Handling divisions in the workplace

Trump is stirring up a lot of feelings — and that could have implications for employers

I have worked with both the Trump and Obama administrations during my career as a diversity and inclusion practitioner, so I have inside experience on how both administrations work.

I have been critical of both administrations for different reasons. From corporations to schools, I have also worked with organizations dealing with the challenges the election of the first African-American president brought them — which is a discussion for another day.

Today, I’d like to provide some steps employers can take during the presidency of Donald Trump to deal with challenges related to diversity.

Love or hate him, we all know Trump has been called the most divisive president in recent United States history. Whether you agree with that statement or not, one thing we cannot disagree on is that, since 2016, tensions have risen tremendously in the country in the form of an increase in hate crimes (according to the FBI), an apparent increase in tensions between non-white communities and law enforcement, and increased tensions in the workplace, according to a 2017 survey by the American Psychological Association.

More employees are experiencing tension because of what they are experiencing outside of work as well as on the job.

So, here are three steps employers can take to start to create a more productive work environment in a country that is only going to become more tense as we approach the 2020 election.

Create free spaces

There has been much written about the importance of organizations creating safe spaces — “intended to be free of bias, conflict, criticism, or potentially threatening actions, ideas, or conversations,” according to Merriam-Webster — but there also need to be free spaces where your employees can express themselves without being judged or developing a fear of reprisals.

There should be a department — or at the very least a representative of your company — not affiliated with HR, where employees can express themselves and their concerns about how the climate of the country (or your company) may be affecting their work performance.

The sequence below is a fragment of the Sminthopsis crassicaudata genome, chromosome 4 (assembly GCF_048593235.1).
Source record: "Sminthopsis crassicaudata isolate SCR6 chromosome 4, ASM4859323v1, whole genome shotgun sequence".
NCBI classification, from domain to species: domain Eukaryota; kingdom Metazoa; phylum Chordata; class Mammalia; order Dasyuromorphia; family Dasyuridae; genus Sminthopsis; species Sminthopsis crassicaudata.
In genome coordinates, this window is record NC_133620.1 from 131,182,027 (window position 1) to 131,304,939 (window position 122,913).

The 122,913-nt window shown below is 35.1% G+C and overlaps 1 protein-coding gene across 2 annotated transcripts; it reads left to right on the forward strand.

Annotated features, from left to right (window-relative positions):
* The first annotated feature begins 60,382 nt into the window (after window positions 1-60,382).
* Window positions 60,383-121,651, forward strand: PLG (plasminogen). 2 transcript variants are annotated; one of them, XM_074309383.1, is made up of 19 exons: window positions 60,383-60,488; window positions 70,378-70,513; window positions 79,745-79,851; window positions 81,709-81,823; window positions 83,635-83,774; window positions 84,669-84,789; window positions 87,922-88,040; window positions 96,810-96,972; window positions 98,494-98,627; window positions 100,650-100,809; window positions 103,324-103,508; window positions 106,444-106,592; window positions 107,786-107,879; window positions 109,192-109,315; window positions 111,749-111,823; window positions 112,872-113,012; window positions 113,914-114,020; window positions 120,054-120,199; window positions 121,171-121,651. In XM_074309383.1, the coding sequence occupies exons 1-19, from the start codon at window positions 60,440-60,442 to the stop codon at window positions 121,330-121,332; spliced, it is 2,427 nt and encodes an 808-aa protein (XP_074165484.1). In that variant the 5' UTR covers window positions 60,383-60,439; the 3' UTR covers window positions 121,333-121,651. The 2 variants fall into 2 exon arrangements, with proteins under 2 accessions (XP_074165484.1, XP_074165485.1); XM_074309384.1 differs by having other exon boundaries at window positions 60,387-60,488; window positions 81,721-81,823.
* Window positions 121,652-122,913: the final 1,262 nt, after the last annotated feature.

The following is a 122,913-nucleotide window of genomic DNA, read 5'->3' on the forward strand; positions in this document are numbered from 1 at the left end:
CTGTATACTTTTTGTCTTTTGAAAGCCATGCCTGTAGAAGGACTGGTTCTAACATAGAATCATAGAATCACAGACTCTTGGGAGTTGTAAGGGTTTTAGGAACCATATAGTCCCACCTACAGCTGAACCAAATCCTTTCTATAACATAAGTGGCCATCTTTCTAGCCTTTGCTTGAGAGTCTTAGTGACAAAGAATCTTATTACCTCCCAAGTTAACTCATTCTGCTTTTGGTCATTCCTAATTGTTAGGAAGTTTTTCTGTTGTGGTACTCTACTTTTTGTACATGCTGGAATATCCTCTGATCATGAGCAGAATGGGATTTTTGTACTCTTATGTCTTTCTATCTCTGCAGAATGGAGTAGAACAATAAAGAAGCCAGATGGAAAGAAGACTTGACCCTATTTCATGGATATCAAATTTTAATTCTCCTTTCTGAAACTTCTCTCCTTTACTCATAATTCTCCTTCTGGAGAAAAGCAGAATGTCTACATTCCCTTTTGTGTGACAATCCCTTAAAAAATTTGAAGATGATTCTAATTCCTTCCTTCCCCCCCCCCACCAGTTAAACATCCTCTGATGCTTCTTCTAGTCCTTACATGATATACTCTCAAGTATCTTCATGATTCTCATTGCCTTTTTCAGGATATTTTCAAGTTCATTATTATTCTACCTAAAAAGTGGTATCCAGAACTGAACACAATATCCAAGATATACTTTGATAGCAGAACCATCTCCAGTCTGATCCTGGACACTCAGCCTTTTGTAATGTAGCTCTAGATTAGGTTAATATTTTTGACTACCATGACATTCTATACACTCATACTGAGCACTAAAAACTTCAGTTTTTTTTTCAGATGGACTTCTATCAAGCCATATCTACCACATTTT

You can have employees who feel they are being targeted because of their race, religion, gender or any other identifier for which they feel singled out.

From the rich, white male in a company to the Muslim, middle-class female, anyone can feel marginalized at any time. They need spaces to speak their mind.

Focus on diversity

Create a diversity statement and training now before the crisis hits — and a crisis will hit. I have encountered so many employees who have told me they feel tolerated and not celebrated in their organizations because their workplaces do not have a stated commitment to diversity.

The idea of the diversity statement can indeed be controversial, but I believe it is better to have a statement than not have one.

A diversity statement is a promise to everyone who walks through your doors that your company is committed to hiring the best talent, regardless of their background.

To honour that promise, employers must engage in regular events and training that are focused on building a culturally competent workforce to demonstrate that actions do indeed speak louder than words.

Silence is compliance

As I am writing this, the hashtag #silenceiscompliance is trending in regards to frustrations with politicians not speaking up on some of the issues facing the U.S. today.

Whether it is the situation with the flag and Colin Kaepernick or environmental issues such as the effects of plastic straws, we live in a society where consumers want their companies to take a stand, one way or the other.

Even Skittles had to issue a statement after the killing of Trayvon Martin (who was carrying the candy) by George Zimmerman in 2012. In this day and age, you do not want your company to be caught off guard by an issue that is quickly going viral.

In the last year, Starbucks, Gucci, Macy’s, Home Depot, H&M, Sephora, Burberry and so many other companies have found themselves the subject of backlash over issues such as racism, sexism and other forms of discrimination. You want to make sure your company is proactive in the face of controversy, because companies that are reactive tend to suffer the most criticism from the public (and stockholders, by the way).

We live in a society that is on the brink of either something beautiful or disastrous. Your company should not wait to respond to issues regarding diversity and inclusion.

I have not yet read a study saying that employers that are more diverse and celebrate their diversity are less profitable. Companies can increase their revenue by as much as 19 per cent when they embrace diversity, according to a 2018 study by the Boston Consulting Group.

As the United States becomes more diverse and the world becomes smaller, you owe it to employees and consumers to continually be ahead of the curve. As Martin Luther King stated: “The time is always right to do what is right.”

If your company is strong in one or two of these areas, strengthen yourself in the third. If your company is shaky in all three, there is no time like the present to fine-tune your programs by working with experts in this area.

If your company is proficient in all three, do not get comfortable, for as U.S. author and motivational speaker Zig Ziglar said, you can always better your best.

Omekongo Dibinga is an award-winning leadership, diversity and inclusion strategist based in Washington, D.C.

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